Maybe what you did not tell me
you didn’t dare to tell yourself.
Why tell a child
about ditches pre-dug,
about sliding over bodies
in squelching mud of clay and blood
and up-up above
a lethal line of smoking guns
reloaded again and again
by cursing men?
You did try to make sense
out of the tangles of trampled grass
and later, to melt the ice
by soundlessly breathing
on frozen windows
in abandoned rooms.
Anything to stay alive,
you taught me how to hide,
and above all,
to bide my time
until all tyrants fall.
(c) Panni Palasti
Symphony No.5 by New Zealand composer Ross Harris has its world premiere at the Auckland Philharmonia Orchestras’s Voices of Youth concert in Auckland. The above poem and two others by Panni Palasti, were its inspiration.
‘Lessons learned from my father, says Panni, shows him hiding from the Gestapo in empty rooms and later, in the final days of war, in a light shaft below our bathroom window.’
Panni Palasti was born in Budapest and educated there. She entered the United States as a refugee in 1956 after the Hungarian revolution and continued her studies in New York, San Francisco and Los Angeles. She worked as a teacher and feature writer in California before sailing with her husband and son to New Zealand. She lived in Russell for 28 years where she started the Russell Writers Workshop and edited the Russell Review for two decades before moving to Nelson in 2002.
She has been writing poems since first grade. Her poems have been published in Hungary, the United States and in New Zealand.
The two paragraphs below are extracts from a recent article in the Auckland Philharmonia News by Sylvia Giles. The eyes of a 10-year-old frame Symphony No.5 by Ross Harris, which has its world premiere at the Auckland Philharmonia Orchestra’s Voices of Youth concert in August. It’s who poet Panni Palásti refers to as “my child,” the central character in a trio of poems that overlay Harris’s latest piece. But despite any third-person pronouns she uses in the course of explaining her work, “my child” is in fact her, and the poems built from memories gathered off the floors of bomb shelters during World War II, when she was aged 10.It might be said the collaboration is the work of two veterans; Harris, one of the concert halls, and Palásti, of life.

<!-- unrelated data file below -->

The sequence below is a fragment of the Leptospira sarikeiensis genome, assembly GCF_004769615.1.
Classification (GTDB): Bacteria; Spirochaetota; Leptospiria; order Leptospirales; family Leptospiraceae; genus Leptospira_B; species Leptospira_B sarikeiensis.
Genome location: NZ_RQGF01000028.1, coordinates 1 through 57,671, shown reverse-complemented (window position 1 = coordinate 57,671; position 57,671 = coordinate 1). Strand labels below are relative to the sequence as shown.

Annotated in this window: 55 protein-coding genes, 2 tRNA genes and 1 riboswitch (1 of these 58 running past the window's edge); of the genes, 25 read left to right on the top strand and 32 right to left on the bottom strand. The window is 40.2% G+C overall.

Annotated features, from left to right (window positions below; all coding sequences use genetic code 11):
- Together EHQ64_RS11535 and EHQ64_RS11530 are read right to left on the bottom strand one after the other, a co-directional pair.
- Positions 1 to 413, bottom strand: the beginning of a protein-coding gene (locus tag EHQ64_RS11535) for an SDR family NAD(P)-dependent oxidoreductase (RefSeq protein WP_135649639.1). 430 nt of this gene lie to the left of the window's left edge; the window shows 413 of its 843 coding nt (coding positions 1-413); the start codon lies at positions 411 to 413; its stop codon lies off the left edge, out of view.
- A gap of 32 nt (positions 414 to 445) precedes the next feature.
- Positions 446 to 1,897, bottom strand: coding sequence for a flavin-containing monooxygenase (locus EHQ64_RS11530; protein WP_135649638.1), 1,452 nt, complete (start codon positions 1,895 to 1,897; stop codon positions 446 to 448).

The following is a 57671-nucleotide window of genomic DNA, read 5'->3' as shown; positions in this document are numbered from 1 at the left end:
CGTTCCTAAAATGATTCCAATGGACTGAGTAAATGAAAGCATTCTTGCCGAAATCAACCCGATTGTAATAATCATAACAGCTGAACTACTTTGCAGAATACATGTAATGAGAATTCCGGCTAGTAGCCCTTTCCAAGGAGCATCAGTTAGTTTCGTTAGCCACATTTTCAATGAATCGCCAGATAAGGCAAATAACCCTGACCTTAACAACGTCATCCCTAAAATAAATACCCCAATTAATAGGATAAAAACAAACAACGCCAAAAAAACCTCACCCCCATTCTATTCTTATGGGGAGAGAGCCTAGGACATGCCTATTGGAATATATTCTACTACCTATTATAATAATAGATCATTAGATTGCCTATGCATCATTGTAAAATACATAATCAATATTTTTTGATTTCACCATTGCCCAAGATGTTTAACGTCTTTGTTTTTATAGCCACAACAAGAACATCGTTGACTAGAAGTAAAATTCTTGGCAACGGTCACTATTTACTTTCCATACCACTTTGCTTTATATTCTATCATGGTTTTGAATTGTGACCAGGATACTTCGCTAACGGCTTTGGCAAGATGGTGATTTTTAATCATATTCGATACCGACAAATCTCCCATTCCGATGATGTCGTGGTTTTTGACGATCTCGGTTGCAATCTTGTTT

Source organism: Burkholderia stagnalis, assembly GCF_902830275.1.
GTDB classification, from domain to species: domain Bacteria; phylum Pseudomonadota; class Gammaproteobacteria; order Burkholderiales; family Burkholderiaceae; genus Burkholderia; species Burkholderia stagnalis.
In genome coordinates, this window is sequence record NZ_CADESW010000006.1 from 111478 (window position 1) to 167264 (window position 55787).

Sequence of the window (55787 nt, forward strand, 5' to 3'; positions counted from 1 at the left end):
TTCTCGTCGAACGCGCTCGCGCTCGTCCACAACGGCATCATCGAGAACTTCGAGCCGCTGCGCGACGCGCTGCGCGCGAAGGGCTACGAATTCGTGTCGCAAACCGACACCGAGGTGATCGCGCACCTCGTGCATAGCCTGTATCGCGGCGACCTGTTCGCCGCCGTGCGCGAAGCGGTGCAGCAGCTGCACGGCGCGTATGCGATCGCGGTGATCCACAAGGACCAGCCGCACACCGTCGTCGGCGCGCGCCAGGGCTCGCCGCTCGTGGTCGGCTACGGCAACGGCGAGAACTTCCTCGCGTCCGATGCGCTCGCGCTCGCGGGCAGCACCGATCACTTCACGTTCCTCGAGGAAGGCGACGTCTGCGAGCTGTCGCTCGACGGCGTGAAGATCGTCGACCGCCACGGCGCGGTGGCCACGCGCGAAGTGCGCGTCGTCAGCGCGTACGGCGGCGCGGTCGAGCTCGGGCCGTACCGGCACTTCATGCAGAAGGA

But central Eastern Europe has been a huge influence on Palásti’s work, and she talks of her literary ancestors as being literary foot soldiers, conditioned by the course of time. “Central Eastern Europe is a place, whether it’s Poland, Czechoslovakia as it was then, Hungary, Romania or Yugoslavia, where our poetry has always been warrior poetry. Poets became, through the necessity of history, the messengers of suffering and the collective moral conscience of the country. The best poets always raise moral questions. [They] always ask: ‘What are we doing?’
To listen to Kathryn Ryan’s interview with Panni recorded on Radio NZ National on Friday July 12th go here
To listen to an interview with Ross Harris in which he talks about his first meeting with Panni and how it all began, click here
TO READ MORE ABOUT THE PREMIERE OF THE SYMPHONY, IN THE AUCKLAND TOWN HALL ON AUGUST 15TH AND /OR BUY TICKETS GO HERE
‘Lessons learned from my father’ comes from Panni’s book ‘Taxi Taxi’ (Matai River Press 2008), which is undergoing its 2nd printing and available at numerous places online. Panni has also produced Born in Budapest a CD of her poems, accompanied by moving music. from Gabor Tolnay, another Hungarian born New Zealander. This delightful collection of 26 poems about love and loss, memories and the delights of every day is available at good bookshops and through pageandblackmore.co.nz .
The video below is a recording from the CD. Have a listen to Panni reading to Gabor’s accompaniment…wonderful sounds both.
Panni, is at present working on a memoir of Budapest. Thank you Panni for permission to post this poem and Congratulations on your achievments.
Please return to Tuesday Poem where this week’s editor is Saradha Koirala.